Citrus flatid planthopper, a native insect to North America had for a long time a scarce economic importance there. However, being polyphagous made little damage on citrus trees and some ornamentals. In 1979 it was introduced to Italy where it established and spread quickly. It is now an invasive alien species continually spreading in South and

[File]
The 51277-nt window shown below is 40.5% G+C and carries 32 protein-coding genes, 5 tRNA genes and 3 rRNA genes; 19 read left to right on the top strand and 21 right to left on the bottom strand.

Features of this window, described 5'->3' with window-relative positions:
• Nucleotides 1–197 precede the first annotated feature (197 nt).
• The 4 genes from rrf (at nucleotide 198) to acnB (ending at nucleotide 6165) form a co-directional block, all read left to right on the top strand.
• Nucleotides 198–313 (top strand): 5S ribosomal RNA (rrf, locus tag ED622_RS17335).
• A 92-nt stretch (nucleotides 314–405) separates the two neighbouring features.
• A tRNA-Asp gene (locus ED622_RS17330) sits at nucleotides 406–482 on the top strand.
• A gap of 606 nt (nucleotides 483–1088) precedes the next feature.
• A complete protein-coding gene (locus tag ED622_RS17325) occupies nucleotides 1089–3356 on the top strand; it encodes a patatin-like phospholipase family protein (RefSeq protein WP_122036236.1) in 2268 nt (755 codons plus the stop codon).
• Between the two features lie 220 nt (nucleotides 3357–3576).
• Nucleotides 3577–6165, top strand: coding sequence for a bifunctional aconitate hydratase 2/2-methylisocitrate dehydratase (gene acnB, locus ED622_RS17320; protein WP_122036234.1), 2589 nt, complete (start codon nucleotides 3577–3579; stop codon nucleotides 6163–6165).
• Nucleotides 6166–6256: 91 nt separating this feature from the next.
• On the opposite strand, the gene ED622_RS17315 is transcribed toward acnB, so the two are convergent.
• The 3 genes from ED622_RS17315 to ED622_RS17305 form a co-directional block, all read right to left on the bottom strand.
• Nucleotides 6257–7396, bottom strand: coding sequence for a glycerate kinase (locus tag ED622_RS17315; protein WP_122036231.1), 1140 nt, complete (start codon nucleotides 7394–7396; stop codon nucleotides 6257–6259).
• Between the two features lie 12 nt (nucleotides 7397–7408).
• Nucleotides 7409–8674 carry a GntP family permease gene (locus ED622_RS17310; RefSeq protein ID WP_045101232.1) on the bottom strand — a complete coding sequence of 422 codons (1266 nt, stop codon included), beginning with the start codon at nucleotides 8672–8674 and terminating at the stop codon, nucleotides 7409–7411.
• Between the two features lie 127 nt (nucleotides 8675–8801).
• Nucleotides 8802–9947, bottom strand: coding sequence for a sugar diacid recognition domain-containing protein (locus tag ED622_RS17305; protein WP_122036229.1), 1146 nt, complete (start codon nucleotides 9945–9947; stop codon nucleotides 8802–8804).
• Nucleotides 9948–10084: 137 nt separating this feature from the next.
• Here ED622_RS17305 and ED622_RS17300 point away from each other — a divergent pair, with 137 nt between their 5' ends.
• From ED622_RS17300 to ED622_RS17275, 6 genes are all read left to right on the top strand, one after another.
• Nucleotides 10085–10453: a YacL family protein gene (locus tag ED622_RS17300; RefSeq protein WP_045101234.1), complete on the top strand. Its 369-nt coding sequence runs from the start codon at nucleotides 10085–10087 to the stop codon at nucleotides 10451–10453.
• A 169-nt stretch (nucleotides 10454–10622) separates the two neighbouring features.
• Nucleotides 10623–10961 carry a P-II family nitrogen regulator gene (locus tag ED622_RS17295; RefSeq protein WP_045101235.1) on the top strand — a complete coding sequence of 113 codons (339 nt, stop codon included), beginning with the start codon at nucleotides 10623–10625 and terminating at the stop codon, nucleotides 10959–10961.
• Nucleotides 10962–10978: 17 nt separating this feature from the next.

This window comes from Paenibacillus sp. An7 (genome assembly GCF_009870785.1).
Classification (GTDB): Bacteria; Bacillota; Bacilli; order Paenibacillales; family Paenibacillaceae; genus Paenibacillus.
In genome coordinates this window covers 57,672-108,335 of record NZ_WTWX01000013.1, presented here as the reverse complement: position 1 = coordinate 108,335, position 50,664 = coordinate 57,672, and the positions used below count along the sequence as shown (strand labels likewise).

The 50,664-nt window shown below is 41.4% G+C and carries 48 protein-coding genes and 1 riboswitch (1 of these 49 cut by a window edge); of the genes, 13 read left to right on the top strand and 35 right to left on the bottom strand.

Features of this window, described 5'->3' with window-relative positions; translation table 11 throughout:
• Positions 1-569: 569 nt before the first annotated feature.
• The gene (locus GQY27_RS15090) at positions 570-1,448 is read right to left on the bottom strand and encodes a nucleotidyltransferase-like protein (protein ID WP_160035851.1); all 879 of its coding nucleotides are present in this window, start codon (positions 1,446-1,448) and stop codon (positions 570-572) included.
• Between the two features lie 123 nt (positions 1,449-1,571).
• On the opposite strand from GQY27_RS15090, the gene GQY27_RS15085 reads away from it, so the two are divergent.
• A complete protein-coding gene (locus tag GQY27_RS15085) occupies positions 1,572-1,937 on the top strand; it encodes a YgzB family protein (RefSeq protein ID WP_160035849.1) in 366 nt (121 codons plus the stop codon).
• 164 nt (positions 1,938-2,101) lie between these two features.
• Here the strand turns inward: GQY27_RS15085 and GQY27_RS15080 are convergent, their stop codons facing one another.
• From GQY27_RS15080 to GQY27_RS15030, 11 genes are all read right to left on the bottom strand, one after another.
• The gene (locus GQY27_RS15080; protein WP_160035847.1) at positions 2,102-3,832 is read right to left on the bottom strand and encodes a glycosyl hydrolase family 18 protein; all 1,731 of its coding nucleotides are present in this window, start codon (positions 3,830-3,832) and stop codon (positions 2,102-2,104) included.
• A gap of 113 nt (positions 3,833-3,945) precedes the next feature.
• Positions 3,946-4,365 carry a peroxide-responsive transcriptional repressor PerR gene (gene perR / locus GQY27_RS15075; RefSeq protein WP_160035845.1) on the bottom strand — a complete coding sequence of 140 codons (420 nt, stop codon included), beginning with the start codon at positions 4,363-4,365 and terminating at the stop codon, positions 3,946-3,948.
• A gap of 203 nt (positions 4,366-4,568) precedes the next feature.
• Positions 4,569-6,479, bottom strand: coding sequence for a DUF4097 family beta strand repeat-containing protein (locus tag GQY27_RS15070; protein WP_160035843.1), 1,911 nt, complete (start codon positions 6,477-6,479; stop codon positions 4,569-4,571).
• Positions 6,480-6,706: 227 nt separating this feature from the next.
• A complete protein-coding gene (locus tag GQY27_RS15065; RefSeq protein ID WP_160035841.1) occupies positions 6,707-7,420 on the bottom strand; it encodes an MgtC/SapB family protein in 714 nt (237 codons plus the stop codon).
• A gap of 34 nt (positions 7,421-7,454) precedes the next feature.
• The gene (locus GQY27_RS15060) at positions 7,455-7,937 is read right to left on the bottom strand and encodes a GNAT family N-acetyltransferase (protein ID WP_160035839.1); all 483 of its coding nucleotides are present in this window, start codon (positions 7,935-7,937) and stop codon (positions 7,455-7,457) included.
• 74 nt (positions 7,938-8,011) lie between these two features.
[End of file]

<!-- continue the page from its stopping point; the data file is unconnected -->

... Central Europe causing considerable damage in fruit crops and various ornamentals. Present study shows the results of a series of observations carried out from 2011 to 2015 at a number of habitats in north of Hungary. The pest could be found at each habitat but the hedge, the tree row, the gardens and the orchard/vineyard were the most infested. Frequency and population density of Metcalfa pruinosa were considerable on Asteraceae, Cannabaceae, Fabaceae, Juglandaceae, Lamiaceae, Rosaceae and Sapindaceae. Typical vegetation could be functionally classified as ornamental plants, trees/shrubs, fruit plants, weeds and feral plants. Feral plants – some of them also invasive alien species – were found at each habitat. Plant species native to America were among them the most populated. As the hedgerows were neglected, and most gardens, orchards and vineyards abandoned, these are excellent conditions for the quick and long-lasting establishment of the pest as well as they may be reservoirs to infest cultivated fruit crops and ornamentals. The hedgerow was situated along a railway line. The length of similar hedges can be merely in Pest county several hundred km, which means M. pruinosa has plenty of opportunity for spreading along the railway and infest agricultural and ornamental cultures. On the surveyed alfalfa and maize fields, accidentally very few nymphs and adults were observed. Although, the population density of M. pruinosa was considerable on many hostplants, economic damage or yield losses could not be detected. Economic or significant damage was observed only on roses, raspberries and stinging nettle. This later is cultivated in Germany and Finland. The applied horticultural oil was efficient.